TED Conversations

Hugo Wagner

Graduate Student - Mechanical Engineering, UC Berkeley


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Is our destiny to be one world with one language?

Are we heading towards a world with one common language?
If you think so, do you believe that it will happen naturally (because globalization requires it) or because of one country's leading "soft power"?
Would it enhance international cooperation and promote better understanding between countries?

On the other hand, what would it mean for human cultures and civilizations?


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    Aug 3 2011: Brilliant inquiry. I've always said that language is an access, but at the same time it could also be a barrier. It could definitely enhance or benefit international cooperation, but on the other hand, it could also create great mis-communication between communities. Where there is language, there is culture. And just because there is one language, it doesn't mean there is only one culture. Look at the U.S. as an example--even though English is the primary language, there are many cultures within that language. And within each culture, there are sets of languages. So just because an engineer is speaking English it doesn't mean that I know what he's talking about or that I understand the engineering culture.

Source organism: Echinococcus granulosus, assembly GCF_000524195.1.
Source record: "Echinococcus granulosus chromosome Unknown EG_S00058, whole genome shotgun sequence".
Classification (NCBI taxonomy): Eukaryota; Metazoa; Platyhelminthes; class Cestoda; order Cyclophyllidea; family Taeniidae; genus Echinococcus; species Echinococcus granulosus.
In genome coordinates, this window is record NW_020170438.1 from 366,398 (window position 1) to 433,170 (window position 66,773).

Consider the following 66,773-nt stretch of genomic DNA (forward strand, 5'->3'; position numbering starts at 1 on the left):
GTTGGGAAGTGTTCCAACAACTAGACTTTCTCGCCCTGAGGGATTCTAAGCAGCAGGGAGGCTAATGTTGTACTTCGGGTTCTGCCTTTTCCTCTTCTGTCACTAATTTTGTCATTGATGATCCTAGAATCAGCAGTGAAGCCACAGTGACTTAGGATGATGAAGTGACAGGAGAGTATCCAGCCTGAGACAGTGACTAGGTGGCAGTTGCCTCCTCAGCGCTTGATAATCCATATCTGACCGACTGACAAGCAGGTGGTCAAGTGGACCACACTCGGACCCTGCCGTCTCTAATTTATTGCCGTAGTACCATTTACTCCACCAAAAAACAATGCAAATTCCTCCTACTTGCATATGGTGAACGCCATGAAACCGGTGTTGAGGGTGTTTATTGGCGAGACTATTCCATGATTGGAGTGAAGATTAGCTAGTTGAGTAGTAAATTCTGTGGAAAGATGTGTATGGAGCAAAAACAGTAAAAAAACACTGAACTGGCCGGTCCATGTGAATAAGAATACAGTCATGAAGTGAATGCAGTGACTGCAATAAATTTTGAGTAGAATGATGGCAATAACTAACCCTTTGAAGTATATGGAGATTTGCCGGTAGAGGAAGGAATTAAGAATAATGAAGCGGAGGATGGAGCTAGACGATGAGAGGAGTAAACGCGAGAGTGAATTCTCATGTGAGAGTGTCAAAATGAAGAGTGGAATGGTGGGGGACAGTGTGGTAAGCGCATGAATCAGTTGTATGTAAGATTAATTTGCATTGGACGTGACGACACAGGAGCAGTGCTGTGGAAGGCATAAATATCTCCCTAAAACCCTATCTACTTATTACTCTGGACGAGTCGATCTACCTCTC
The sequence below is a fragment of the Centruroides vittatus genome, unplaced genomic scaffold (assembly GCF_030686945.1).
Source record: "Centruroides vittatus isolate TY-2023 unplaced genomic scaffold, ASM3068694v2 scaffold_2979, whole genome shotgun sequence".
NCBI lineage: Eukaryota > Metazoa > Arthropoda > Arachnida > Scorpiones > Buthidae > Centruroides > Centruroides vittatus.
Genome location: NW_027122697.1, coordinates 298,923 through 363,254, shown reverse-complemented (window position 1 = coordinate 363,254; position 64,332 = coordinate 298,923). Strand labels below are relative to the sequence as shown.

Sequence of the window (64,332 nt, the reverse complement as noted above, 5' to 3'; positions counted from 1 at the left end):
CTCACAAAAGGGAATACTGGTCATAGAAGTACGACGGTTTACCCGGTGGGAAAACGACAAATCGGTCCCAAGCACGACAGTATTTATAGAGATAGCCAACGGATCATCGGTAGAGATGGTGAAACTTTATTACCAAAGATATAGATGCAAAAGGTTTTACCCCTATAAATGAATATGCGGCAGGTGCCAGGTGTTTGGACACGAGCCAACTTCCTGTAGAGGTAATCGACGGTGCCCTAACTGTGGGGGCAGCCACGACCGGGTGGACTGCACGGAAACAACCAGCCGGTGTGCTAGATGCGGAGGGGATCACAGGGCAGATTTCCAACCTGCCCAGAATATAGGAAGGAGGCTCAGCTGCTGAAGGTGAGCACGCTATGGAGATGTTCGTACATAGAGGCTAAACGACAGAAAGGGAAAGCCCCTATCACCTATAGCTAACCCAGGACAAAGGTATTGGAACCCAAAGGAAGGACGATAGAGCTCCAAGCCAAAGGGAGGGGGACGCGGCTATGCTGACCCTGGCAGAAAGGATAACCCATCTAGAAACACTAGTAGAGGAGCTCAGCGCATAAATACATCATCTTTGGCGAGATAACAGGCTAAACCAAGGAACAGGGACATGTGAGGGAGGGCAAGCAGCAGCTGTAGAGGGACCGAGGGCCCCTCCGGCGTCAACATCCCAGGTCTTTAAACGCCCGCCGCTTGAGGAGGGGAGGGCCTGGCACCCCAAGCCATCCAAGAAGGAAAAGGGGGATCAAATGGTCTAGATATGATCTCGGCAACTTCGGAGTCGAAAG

However, the beauty of living in the U.S. is that I could live harmoniously within various cultures and languages. There are laws that protect culture and language. Granted we have a lot more work to do--but we've come a long way.

    I use to think that language is the answer to it all--war, poverty, conflict, etc.--but the more I explore language, the more it becomes prevalent that it's not that simple. How can we all share a single language while preserving culture?
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      Aug 4 2011: Hi Ranny! Thanks for your reply. I think you've raised an excellent question: if we can become one global village with one language, it doesn't necessarily mean that each house of the village has to be painted in a single color...
      But it does mean that the inhabitants will have to respect their neighbor's affinity for one exotic color.
      I also tend to believe that if we want to be able to share a single language while preserving cultures, we need to decide now to preserve languages while sharing a global culture. And by global culture, I mean a culture of cultures -- not a melting pot of every culture (which leads to a predominance of the more popular one), but an acknowledgment of what each one of these cultures brought to the world.
      So, if we need to ensure preservation, we may need rules, which leads to the underlying question of the debate: will it be (one of) the role(s) of a global governance?

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